Vice presidents and presidents were elected who didn’t know a noun from a numchuk, a subject from a verb, or a potato from a potatoe. And if that wasn’t bad enough, popular culture was stamping out hundreds of millionaires whose communication skills made grunting seem sophisticated by comparison. Rockers and rappers, athletes and anchormen all tended to promote the idea that semi-literacy was more than good enough.

Nearly all the big money was being made by vulgarians, from Howard Stern to Britney Spears, none of them notable for their ability to use the language with the sort of erudition, wit and skill I had been told were the necessary elements of a successful life in the land of the free and the home of the brave, where opportunity was open to all, if they would only study hard and not say “ain’t.”

In the America outside my classroom windows, however, if you could rhyme “mo’ “ and “ho',” that just might be good enough to launch a language-based musical career, and if you sought to lead the nation, you could begin by asking the probing question “Is our children learning?” and get elected on the basis of such probing rhetorical skills.

It is easy to think, then, that my long crusade for coherence was a life misspent, time squandered in service to the quaint notion that language mattered. I could just as well have given my efforts to teaching china painting or Morris dancing, for all the difference it made.

So, the other day, when I got the notice in the mail that my retirement pay had been directly deposited to my checking account, I wondered if that money had been well and truly earned.

Last year at this time, while I was still in the classroom, I was telling students of my hopes that I might haunt their future writing. “Whenever you’re about to send out an e-mail or an application,” I said, “I want you to feel my presence over your shoulder, double checking those sentences for mistakes that would betray you to your readers by making you appear less intelligent than you are.”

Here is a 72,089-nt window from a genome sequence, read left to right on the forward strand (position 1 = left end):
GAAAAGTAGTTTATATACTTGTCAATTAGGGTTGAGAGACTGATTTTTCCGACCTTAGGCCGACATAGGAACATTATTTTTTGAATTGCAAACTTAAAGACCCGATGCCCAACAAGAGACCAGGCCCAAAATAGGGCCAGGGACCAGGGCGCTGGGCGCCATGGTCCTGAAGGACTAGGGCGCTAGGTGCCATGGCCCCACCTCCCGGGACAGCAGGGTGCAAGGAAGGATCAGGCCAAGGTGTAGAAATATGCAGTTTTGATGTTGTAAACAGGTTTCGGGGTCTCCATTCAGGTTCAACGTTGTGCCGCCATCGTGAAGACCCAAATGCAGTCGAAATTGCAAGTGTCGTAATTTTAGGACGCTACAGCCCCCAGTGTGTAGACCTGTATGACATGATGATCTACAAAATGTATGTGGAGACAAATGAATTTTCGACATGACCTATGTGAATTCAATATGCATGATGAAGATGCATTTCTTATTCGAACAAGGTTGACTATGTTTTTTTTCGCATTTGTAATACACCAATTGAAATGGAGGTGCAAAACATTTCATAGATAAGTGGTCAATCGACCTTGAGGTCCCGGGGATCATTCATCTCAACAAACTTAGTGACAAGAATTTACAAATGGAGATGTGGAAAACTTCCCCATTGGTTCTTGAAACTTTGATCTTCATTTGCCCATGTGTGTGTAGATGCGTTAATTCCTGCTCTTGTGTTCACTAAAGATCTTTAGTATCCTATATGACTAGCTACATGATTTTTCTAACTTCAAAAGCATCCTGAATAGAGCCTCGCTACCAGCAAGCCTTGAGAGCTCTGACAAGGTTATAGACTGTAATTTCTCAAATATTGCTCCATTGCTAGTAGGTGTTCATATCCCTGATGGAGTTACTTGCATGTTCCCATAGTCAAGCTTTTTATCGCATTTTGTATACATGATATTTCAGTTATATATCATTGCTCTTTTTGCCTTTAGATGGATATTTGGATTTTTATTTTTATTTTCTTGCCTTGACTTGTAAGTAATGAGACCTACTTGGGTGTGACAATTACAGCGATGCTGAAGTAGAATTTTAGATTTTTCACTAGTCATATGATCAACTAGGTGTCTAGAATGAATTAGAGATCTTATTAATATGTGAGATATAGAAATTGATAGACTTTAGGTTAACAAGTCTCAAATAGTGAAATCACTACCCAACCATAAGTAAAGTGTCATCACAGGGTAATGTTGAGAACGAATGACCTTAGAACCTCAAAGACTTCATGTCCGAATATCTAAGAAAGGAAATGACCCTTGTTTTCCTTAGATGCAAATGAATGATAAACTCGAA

“Writing,” I told them, “is thinking made visible, and the words you commit to paper are a representation of how you think, and how you think is who you are. If you are writing a note to your future child’s teacher, you don’t want your words to invite scorn. So, when you write that note, I want you to hear my voice, nagging, telling you to ask yourself if the words you’ve chosen are the best words to convey who you are. I want you to wonder if my red pen would come down on any given sentence and, if you think it might, I want you to second-guess that sentence, and then recast it until it seems right. I want you to take care because, if you don’t care about what you’ve written, no one else will.”

I told them such things and a catechism of similar urgings and cautions. Though many of my words were surely lost or ignored, some were just as surely heard and heeded.

How do I know? Because words like mine were once said to me by teachers—many of them lost to memory, some of them no doubt gone to that great classroom in the sky—who stand over my shoulder to this very day, staring with me at the words on the page in a vigil against the mistakes that might trip me up and discredit the things I am trying to say.

Though much of the time I spent correcting student errors may have been misspent, I’m not sorry to have spent it. Had I not, some of my students would be trying to write things that now matter to them much more than anything they ever wrote for my classes, and they would be doing that writing all alone, without the company of that nagging ghost who stands behind them urging them to make it better.